Next, the pixels containing contrast agent are identified (Figures 1(e) and 1(f)). In previous work by these authors, blinded reviewers chose areas of contrast from image slices thresholded at 1400 ms, and there was good agreement among reviewers (intraclass correlation coefficient = 0.92–0.96) [40]. In the present work, the method was made even more robust by thresholding at a level based on the longitudinal relaxation times within a single tissue (muscle or intramedullary canal), and including all voxels with less than the threshold using a semiautomated gradient flow detection algorithm employed in Mimics.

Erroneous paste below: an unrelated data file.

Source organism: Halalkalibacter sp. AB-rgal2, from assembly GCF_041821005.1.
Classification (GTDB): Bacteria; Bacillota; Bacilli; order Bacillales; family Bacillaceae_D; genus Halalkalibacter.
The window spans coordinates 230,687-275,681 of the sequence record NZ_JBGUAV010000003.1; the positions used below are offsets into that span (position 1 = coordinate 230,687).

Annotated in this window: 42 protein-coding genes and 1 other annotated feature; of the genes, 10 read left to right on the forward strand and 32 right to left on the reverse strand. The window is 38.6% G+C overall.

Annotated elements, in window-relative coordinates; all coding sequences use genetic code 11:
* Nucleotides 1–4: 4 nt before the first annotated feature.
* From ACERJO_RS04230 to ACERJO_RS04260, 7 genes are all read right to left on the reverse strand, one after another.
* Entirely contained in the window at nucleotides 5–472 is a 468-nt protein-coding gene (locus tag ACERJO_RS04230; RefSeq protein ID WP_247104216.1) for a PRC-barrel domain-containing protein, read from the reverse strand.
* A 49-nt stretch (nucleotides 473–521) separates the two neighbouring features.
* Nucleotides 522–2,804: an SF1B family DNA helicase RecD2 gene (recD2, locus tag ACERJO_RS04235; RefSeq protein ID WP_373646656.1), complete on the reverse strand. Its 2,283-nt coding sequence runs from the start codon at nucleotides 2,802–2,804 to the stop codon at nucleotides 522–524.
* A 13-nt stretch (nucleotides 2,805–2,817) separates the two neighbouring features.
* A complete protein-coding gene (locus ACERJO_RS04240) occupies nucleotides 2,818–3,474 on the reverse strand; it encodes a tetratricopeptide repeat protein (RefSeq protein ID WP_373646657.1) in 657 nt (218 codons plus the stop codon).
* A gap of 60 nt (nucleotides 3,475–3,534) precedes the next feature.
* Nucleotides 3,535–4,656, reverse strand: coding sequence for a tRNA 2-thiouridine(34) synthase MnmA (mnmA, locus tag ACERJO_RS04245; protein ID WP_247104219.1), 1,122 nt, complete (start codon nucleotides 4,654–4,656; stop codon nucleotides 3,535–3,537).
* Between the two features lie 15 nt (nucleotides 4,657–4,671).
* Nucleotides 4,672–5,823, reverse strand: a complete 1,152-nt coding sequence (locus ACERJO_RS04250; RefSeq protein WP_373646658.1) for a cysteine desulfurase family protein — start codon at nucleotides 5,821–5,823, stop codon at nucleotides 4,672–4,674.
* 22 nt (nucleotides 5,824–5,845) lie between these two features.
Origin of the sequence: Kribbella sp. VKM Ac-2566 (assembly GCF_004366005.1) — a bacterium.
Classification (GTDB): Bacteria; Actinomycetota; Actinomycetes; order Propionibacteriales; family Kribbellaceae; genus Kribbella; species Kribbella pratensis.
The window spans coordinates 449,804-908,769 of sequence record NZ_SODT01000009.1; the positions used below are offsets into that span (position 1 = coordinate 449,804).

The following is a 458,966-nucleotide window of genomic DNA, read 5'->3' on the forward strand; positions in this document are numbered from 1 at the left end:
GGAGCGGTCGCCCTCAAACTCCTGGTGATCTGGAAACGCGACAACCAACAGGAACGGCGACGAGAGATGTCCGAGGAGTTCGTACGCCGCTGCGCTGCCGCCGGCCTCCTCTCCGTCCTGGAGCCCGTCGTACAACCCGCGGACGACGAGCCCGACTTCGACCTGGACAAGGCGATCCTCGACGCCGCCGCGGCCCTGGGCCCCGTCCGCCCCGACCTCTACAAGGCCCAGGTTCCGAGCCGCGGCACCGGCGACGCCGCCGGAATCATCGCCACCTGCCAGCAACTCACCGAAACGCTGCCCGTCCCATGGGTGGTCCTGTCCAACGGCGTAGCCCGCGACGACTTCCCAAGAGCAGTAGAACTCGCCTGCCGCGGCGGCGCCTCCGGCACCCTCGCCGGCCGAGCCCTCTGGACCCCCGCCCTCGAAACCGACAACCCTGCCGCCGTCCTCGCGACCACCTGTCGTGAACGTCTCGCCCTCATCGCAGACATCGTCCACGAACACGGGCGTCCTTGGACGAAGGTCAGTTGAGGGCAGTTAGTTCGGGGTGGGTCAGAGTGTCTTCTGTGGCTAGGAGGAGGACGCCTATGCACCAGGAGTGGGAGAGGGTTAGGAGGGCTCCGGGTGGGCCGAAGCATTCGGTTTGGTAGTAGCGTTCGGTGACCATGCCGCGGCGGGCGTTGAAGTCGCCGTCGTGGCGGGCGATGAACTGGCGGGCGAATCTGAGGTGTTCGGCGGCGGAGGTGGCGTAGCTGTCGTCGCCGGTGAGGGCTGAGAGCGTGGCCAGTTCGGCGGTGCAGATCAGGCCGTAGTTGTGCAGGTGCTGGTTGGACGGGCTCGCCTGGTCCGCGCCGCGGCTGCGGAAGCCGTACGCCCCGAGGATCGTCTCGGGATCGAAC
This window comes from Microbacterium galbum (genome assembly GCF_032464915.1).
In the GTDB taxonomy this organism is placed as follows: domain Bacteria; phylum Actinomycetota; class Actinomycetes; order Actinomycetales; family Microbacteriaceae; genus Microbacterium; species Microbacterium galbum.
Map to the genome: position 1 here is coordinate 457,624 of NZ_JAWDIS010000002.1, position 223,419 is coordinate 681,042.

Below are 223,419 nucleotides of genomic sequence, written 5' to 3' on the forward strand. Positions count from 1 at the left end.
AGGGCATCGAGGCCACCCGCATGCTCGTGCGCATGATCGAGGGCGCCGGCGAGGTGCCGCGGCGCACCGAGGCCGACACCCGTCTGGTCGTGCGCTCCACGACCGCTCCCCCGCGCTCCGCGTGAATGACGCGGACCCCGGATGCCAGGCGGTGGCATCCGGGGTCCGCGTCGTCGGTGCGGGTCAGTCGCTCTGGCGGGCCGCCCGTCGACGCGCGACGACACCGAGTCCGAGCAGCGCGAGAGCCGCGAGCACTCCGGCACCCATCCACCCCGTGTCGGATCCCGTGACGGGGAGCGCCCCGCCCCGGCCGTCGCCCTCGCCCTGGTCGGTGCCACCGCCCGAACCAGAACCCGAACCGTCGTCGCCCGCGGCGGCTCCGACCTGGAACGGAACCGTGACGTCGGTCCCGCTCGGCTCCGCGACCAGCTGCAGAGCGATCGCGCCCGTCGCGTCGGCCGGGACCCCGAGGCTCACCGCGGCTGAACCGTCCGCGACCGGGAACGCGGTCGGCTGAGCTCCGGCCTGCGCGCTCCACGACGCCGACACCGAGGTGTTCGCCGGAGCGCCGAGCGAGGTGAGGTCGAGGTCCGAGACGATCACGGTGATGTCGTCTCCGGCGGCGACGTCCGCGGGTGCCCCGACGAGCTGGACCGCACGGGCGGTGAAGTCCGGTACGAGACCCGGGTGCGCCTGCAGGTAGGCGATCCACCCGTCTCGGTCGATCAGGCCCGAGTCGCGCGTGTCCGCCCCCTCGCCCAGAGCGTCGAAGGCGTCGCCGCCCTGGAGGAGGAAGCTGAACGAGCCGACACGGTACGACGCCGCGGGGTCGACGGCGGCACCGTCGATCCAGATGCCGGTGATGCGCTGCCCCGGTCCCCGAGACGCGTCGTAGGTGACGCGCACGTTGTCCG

Concentrations were calculated by applying (3) to each pixel containing contrast agent. Pixels with a = NA are excluded from this calculation and assumed to either contain high concentration of Gd-DTPA or be voxels containing cement which has a very low water content. Equation (3) relates with contrast concentration, but it is only accurate within a range of concentrations (100 μM to 5 mM). Within this range, (3) is not exact because the relaxivity () can vary depending on local variation of magnetic field strength, molecular microenvironment, binding to macromolecules, access to intracellular or extracellular water, and water exchange rates [28]. Thus, although Figure 3 shows that plotting versus concentration of samples with known concentrations of Gd-DTPA matches (3) well, it is possible that values in vivo (where more variation in microenvironment is likely) may vary more and cause error in the calculation of Gd-DTPA concentration using (3). At low concentrations, which produce values close to native tissue, the likely error between the calculated and actual concentrations is fairly large (Figure 3); however, the error is skewed so that the actual concentration is not likely to be much greater than the calculated value, but the actual concentration may be substantially less than the calculated value. When Gd-DTPA exceeds approximately 10–50 mM, an artifact occurs due to the transition of the material properties from paramagnetic to superparamagnetic. This change affects the ability of the MRI to encode spatial information through frequency encoding [42]. This results in = NA not only in a pixel containing contrast greater than this concentration but also in some nearby pixels due to this error in spatial encoding as shown in Figure 4. The range of concentration between these high (leading to artifact) and low (100 μM) values should be considered when choosing the amount of contrast agent to load into the drug delivery vehicle. The concentration of Gd-DTPA loaded into the ALBC in this study (67 mM) is great enough to allow for an artifact to occur. Most images are unaffected because the Gd-DTPA in the ALBC is not near water and, once it is released into the volume surrounding the ALBC, it quickly becomes diluted to less than the concentration causing artifacts; however, in some images, high concentrations near the femur cause spatial morphing indicating an artifact. The magnitude of this effect was estimated by comparing the volume of pixels where = NA between control and experimental implants. If there were a significant amount of artifact or superthreshold gadolinium near the implant in the images with contrast, the volume of pixels where = NA would be higher than in the control images. From the ANOVA, there is no statistically significant differences between the control and experimental (), indicating that artifacts present are not large enough to significantly affect the experiment and that the = NA pixels are most likely pixels containing cement which has a very low water content. The possibility of artifacts must be balanced against the necessity for visualization of contrast agent further away from the implant when choosing the Gd-DTPA loading amount.